“The final 2014-15 result: mixed emotions and missed opportunities. We could have done better. The $137.9 billion spending plan does contain positive programs that will benefit New Yorkers. But despite the chance to make important changes in several areas, many items fell short of expectations or were excluded from the final agreement.

I am proud that the hard work and advocacy of the Assembly Minority Conference has resulted in:

  • $40 million in new funding for municipal road repairs, helping local communities make costly and much-needed repairs;
  • an increase in Library Aid, avoiding $4 million in proposed cuts to important community institutions of learning;
  • significant tax cuts for New York’s manufacturers, providing an overdue boost to one of the state’s most important sectors; and
  • changes to the Common Core testing standards, many of which were recommended in January as part of the Assembly Minority APPLE Plan (Achieving Pupil Preparedness and Launching Excellence).

Along with these positive measures, the final budget misfired on items that do not meet the interests of 19 million New Yorkers – especially those upstate.

  • Restoring the dramatic education cuts of 2011 should be our first educational priority. This budget does not commit to a full restoration of the Gap Elimination Adjustment (GEA), which is needed in every community in New York. The scales of education aid tilt too heavily toward New York City, and until we restore the GEA, upstate school districts continue to face an uphill battle.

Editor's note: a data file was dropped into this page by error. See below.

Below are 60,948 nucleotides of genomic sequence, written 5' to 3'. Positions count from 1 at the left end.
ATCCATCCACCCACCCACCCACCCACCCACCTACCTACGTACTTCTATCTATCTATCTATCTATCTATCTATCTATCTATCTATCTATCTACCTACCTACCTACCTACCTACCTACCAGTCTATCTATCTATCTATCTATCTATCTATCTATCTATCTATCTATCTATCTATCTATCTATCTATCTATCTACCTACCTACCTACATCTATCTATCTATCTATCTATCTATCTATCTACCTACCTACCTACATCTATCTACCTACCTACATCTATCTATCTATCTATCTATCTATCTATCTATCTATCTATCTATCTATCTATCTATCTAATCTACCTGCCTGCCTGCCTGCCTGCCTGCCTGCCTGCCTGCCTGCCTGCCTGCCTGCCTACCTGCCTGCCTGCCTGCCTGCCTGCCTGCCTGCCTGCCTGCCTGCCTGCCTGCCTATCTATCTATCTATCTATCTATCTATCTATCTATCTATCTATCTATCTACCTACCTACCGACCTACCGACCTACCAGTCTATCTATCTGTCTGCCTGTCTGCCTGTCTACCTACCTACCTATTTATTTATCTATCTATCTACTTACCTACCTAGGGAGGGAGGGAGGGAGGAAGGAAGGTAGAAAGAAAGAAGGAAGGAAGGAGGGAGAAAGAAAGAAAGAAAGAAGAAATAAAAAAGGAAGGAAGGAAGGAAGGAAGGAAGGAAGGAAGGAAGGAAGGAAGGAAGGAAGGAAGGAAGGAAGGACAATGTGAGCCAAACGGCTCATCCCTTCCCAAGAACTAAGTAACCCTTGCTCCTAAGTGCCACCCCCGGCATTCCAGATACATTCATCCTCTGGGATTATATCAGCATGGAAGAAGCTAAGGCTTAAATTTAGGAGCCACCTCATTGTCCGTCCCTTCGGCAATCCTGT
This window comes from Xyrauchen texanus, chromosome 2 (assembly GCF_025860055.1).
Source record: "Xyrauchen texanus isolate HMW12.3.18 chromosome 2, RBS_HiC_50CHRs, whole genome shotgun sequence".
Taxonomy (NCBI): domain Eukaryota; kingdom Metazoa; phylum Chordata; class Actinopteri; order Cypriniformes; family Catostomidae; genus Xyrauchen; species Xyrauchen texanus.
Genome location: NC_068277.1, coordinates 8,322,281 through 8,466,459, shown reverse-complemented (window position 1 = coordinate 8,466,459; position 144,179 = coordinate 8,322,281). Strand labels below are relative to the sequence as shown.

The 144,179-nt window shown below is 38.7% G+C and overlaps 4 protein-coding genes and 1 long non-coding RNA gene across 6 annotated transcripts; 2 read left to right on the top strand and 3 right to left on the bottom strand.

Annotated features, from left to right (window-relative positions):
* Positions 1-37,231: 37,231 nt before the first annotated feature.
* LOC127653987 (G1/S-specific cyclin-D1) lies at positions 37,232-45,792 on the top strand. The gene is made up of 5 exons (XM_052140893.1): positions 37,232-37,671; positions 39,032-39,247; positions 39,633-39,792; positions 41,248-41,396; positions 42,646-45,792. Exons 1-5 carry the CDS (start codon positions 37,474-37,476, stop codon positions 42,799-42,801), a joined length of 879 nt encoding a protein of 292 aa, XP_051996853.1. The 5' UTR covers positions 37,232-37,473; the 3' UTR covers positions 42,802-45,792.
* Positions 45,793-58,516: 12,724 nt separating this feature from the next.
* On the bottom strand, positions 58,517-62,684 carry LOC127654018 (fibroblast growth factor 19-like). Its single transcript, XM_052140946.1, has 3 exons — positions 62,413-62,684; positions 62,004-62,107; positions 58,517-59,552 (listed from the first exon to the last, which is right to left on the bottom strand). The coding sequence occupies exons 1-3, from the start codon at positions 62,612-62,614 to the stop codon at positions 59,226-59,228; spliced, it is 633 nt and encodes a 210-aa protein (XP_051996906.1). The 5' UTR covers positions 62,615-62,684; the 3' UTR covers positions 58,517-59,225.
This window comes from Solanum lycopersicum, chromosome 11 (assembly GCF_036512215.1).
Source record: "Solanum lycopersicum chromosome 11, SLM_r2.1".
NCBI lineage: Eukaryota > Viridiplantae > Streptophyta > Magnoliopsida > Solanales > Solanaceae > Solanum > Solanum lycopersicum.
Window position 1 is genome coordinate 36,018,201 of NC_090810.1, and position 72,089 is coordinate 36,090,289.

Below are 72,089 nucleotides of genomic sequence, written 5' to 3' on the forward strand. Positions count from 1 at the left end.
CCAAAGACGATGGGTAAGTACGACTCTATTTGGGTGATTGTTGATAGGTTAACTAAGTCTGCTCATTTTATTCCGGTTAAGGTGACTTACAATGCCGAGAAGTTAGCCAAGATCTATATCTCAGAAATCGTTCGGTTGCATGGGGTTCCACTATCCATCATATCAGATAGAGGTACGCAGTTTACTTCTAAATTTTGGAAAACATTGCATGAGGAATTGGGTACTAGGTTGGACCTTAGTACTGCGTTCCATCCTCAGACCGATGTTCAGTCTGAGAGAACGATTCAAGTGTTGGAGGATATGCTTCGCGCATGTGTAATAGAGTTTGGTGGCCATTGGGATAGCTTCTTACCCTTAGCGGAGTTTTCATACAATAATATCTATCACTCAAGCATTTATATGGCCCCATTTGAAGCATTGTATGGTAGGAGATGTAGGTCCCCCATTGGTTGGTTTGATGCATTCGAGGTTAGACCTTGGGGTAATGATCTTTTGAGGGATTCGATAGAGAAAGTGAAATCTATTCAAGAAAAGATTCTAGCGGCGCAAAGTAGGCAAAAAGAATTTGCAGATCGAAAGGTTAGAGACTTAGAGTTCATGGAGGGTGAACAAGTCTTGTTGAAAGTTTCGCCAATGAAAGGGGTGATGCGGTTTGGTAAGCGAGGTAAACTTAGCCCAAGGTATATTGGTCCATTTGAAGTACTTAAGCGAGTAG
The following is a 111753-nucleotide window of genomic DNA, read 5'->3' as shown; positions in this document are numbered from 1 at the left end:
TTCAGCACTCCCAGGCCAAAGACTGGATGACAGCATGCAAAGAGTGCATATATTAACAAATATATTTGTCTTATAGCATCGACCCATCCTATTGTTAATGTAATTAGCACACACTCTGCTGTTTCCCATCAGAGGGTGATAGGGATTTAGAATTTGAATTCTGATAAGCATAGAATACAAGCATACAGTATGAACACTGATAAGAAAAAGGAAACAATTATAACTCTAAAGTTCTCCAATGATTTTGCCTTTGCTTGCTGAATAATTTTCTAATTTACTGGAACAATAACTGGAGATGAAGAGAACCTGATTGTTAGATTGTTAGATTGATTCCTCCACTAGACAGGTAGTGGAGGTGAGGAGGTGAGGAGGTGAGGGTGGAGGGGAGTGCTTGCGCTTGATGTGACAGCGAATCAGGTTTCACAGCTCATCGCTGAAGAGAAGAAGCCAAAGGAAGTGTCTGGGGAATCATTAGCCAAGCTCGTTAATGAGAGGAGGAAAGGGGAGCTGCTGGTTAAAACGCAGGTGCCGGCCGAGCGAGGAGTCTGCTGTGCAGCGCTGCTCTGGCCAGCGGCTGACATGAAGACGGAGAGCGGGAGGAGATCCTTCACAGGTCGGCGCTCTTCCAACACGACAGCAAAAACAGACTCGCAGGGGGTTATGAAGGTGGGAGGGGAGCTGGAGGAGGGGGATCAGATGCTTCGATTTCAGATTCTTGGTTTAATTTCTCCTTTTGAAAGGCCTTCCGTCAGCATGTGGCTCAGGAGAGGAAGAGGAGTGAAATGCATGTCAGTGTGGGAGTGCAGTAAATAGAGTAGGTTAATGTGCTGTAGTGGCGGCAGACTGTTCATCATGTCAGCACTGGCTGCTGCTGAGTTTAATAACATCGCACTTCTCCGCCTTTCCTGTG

• Another budget brings another missed opportunity to deal with unfunded mandates – the true driver of high property taxes. Local officials who have demanded mandate relief were let down once again. Eliminating mandates lowers costs for local governments, and is the only sustainable way to keep property taxes down.
  • The budget’s watered-down ethics package is a far cry from what New Yorkers deserve and from what is contained in my Conference’s Public Officers Accountability Act. Stripping pensions from convicted officials and implementing term limits for legislative leaders should both be components of any anti-corruption reform measure. Any movement toward taxpayer-funded campaigns – as seen in New York City and in the comptroller’s race pilot program – does nothing to address corruption and is a disservice to hardworking New Yorkers.
  • New York’s taxpayer-funded welfare system is wrought with fraud. But, instead of holding accountable individuals who use welfare benefits at casinos, strip clubs or liquor stores, this budget penalizes businesses for the misdeeds of those actually committing fraud.

The end of the budget process does not mark the end of our work in Albany this legislative session. There are critical measures that demand our attention and we stand ready to continue our work on behalf of New Yorkers.”

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